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Featured Outside the Herd

Discussion in 'General Autism Discussion' started by stewdog80, Jul 13, 2019.

  1. stewdog80

    stewdog80 I want to help People with ASD

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    Everyone I know has decided to run with the herd and I can't say I blame them. Of course, I wish they understood or even wanted to understand but of course they don't.

    I have learned a lot from these experiences.

    I run every day. I eat healthy. I try to remind people that I am still partially insane from pharmaceutical drugs and to please understand, that will change with time.

    I feel like our society is being degraded. People are becoming more shallow. More herd-like and mindless.

    Is anyone ever going to understand me?
    I know some people do, but in real life will anyone understand or care to?
    From you-all's experience, does anyone understand you?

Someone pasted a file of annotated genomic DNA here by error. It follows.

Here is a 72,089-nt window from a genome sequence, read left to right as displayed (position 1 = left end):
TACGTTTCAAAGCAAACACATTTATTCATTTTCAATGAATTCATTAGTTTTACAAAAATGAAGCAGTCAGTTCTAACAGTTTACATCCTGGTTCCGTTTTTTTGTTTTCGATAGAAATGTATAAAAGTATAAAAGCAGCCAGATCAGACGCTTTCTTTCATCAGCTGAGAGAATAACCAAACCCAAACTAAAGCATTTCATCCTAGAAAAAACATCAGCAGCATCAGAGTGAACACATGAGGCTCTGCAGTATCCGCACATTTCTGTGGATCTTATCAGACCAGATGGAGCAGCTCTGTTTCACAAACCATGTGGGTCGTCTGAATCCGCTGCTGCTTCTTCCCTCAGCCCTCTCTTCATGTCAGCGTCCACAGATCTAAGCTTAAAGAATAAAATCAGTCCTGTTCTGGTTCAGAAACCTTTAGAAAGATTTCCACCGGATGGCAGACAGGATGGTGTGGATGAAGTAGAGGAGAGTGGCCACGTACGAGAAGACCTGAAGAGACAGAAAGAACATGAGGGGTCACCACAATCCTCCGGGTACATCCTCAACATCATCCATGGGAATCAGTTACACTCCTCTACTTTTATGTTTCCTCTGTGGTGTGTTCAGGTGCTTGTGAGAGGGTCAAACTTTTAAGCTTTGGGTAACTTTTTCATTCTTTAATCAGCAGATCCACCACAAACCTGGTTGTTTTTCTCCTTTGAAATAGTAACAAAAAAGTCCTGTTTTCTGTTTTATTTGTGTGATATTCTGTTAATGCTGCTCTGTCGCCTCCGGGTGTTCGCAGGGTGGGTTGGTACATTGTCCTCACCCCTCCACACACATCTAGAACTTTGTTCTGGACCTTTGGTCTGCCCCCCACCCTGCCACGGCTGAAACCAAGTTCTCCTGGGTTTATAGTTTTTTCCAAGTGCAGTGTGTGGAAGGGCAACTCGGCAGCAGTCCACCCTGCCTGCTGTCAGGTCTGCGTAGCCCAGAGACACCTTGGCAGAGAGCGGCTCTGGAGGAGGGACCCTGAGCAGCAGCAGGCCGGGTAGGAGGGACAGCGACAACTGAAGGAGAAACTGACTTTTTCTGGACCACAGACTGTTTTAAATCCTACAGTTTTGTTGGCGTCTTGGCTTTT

I wish I had access to this mythical place where women want to know what makes this aspie guy tick. People just laugh at me and I get it, they suck, too. Their lives suck bad enough they want to pick on an autistic person.
     
    Last edited: Jul 13, 2019
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  2. BraidedPony

    BraidedPony Just Enjoying Survival V.I.P Member

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    I think NTs are more like herd animals, they dont think outside the box like we do. Of course, many of us want to fit in, and need to for various reasons, so we mask and pretend.
    Being unique isnt appreciated!
    No one has ever understood me, even though I'm an open book and over share too often.
    When I found this forum I felt understood for the first time.
     
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  3. clg114

    clg114 Still crazy, after all these years. Staff Member V.I.P Member

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    This is a good example why I do not tell anyone that I am on the spectrum unless there is a very good reason for them to know. Most people can not or will not understand. They are much more concerned with their standing in society or keeping up with the latest trends.
     
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  4. stewdog80

    stewdog80 I want to help People with ASD

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    Are you very high functioning? I have always considered myself high functioning but(this is going to sound whiney) my gifts went to waste. Seems like unless you're high,high functioning you're pretty screwed.